2. The duration and level of local pain. [1][4]
3. The site of the local pain (skin, viscera, and deep structures). [1][4]
4. Whether sensory changes (hypersensitivity) occur at the referred pain site.[1][4]

Medical Management

Several studies have found that the area of the referred pain correlated with the intensity and duration of the muscle pain, which parallels the observations for cutaneous secondary hyperalgesia. [6][5]


The most effective treatment for chronic musculoskeletal pain is the using of NMDA-receptor antagonists (ketamin), this gives us better results than using conventional morphine management. [1][5]. (Level of evidence 2B) (Grade of recommendation C)


Also the applying of an eutectic mixture of local anesthetica on the skin, just above the referred pain area, reduced the referred pain intensity with 22.7%. [6] (Grade of recommendation B) A similar result was found after that ethyl chloride was sprayed onto a saline-induced referred pain area.[7]


There are two techniques to block all afferents from the referred pain area:  (level of evidence 2B) (Grade of recommendation C)
1. Differential nerve blocking with an inflated tourniquet between the site of stimulation and the corresponding distal referred area
2. Intravenous regional analgesia
By this the referred pain intensity was reduced by 40.2 %

Other ways to treat the pain are:[9] (level of evidence 1A) (Grade of recommendation A)
1. Acupuncture [9]
2. Osteopathic manual medicine techniques[9]
3. Trigger point injections[9][10][1]
4. Laser therapy[1]


Superficial dry needling is the most effective in combination with stretching [2]


Physical Therapy Management

The pain that comes with myofascial pain syndrome is referred pain. So this is a therapy to treat the referred pain that causes the myofascial pain syndrome.

1. Dry needling[9][10][1][3]  (level of evidence 1A)(grade of recommendation A)
2. Massage [9][1] 5level of evidence 1A. (Grade of recommendation A)
3. Application of heat or ice [9] (Level of evidence 1A) (Grade of recommendation A)
4. Transcutaneous electrical nerve stimulation [9][10][1]( (Level of evidence 1A) (Grade of recommendation A)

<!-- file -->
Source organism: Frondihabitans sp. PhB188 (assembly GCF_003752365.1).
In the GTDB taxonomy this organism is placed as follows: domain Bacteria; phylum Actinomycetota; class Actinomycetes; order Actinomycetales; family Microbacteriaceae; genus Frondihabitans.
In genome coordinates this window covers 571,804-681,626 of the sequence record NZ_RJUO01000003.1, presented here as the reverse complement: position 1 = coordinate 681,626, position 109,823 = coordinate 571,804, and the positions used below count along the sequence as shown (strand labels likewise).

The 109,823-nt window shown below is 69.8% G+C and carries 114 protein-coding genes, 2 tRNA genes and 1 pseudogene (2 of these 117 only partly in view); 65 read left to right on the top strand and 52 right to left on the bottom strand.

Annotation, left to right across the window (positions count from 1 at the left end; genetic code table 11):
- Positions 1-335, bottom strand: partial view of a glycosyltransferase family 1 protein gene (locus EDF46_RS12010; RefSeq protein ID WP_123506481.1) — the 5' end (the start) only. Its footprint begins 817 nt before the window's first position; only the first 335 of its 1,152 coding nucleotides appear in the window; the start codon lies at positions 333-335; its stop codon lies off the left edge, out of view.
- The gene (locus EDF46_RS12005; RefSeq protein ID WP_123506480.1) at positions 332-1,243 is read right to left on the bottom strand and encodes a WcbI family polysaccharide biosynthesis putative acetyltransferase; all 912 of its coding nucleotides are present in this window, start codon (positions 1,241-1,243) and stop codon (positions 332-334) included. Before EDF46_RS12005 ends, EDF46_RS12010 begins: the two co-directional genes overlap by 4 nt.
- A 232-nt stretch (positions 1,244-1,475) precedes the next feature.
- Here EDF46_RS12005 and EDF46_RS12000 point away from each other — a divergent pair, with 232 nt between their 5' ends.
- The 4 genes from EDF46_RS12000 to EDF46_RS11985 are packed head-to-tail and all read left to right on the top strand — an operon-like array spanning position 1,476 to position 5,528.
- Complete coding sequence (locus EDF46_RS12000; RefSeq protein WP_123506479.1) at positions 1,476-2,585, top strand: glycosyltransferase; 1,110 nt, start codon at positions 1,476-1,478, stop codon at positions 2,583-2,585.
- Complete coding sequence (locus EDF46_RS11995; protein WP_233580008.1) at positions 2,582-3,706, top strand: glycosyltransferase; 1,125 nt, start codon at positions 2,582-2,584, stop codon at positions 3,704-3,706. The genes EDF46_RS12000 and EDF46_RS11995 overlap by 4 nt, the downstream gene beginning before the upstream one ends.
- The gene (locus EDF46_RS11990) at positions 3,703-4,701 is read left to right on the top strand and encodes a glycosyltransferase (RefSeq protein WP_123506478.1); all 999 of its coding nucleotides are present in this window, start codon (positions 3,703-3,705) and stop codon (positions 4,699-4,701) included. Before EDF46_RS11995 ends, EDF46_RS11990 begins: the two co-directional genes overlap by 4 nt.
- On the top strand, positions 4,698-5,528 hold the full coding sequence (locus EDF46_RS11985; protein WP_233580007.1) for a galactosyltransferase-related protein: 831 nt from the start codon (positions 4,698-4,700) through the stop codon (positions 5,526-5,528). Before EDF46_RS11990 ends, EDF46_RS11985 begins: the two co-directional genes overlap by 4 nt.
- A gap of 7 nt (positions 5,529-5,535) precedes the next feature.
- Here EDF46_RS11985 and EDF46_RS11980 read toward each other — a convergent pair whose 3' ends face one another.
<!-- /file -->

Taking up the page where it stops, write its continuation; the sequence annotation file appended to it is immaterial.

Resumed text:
5. Ethyl chloride spray and stretch technique [9][10][1](Level of evidence 1A) (Grade of recommendation A)
6. Ultrasound [9][1] (Level of evidence 1A) (Grade of recommendation A)
7. Manual methods [9](Level of evidence 1A) (Grade of recommendation A)
8. Exercise[9][1] ((Level of evidence 1A) (Grade of Recommendation A)

Resources


Primary Resources


Alvarez D.J. et al, Trigger points: Diagnosis and Management, Am Fam Physician, 2002, 15, 65, p. 653-660.
Arendt-Nielsen L, Svensson P (2001). "Referred muscle pain: basic and clinical findings". Clin J Pain 17 (1): 11–9.
Babenko V. et al, Experimental human muscle pain and muscular hyperalgesia induced by combinations of serotonin and bradykinin, Pain 1999, 82, p. 1-8.
Edwards J. et al, Superficial dry needling and active stretching in the treatment of myofascial pain, Acupunct med, 2003,21,p. 80-86.
Graven-Nielsen T. et al, Stimulus-response functions in areas with experimentally induced referred muscle pain- a psychophysical study, Brain Res, 1997, 744,p. 121-8.
Graven-Nielsen T. et al, Quantification of local and referred muscle pain in humans after sequential i.m. injections of hypertonic saline, Pain 1997,69, p. 111-7.
Han S.C. et al, Myofascial pain syndrome and trigger-point management, Reg Anesth, 1997, 22, p. 89 -101.
Ilbuldu E. et al, Comparison of laser, dry needling, and placebo laser treatments in myofascial pain syndrome, Photomed laser surg, 2004, 22, p.306-311.
Jensen K. et al, Pain and tenderness in human temporal muscle induced by bradykinin and 5 hydroxytryptamine, Peptides, 1990 , 11, p. 1127-32.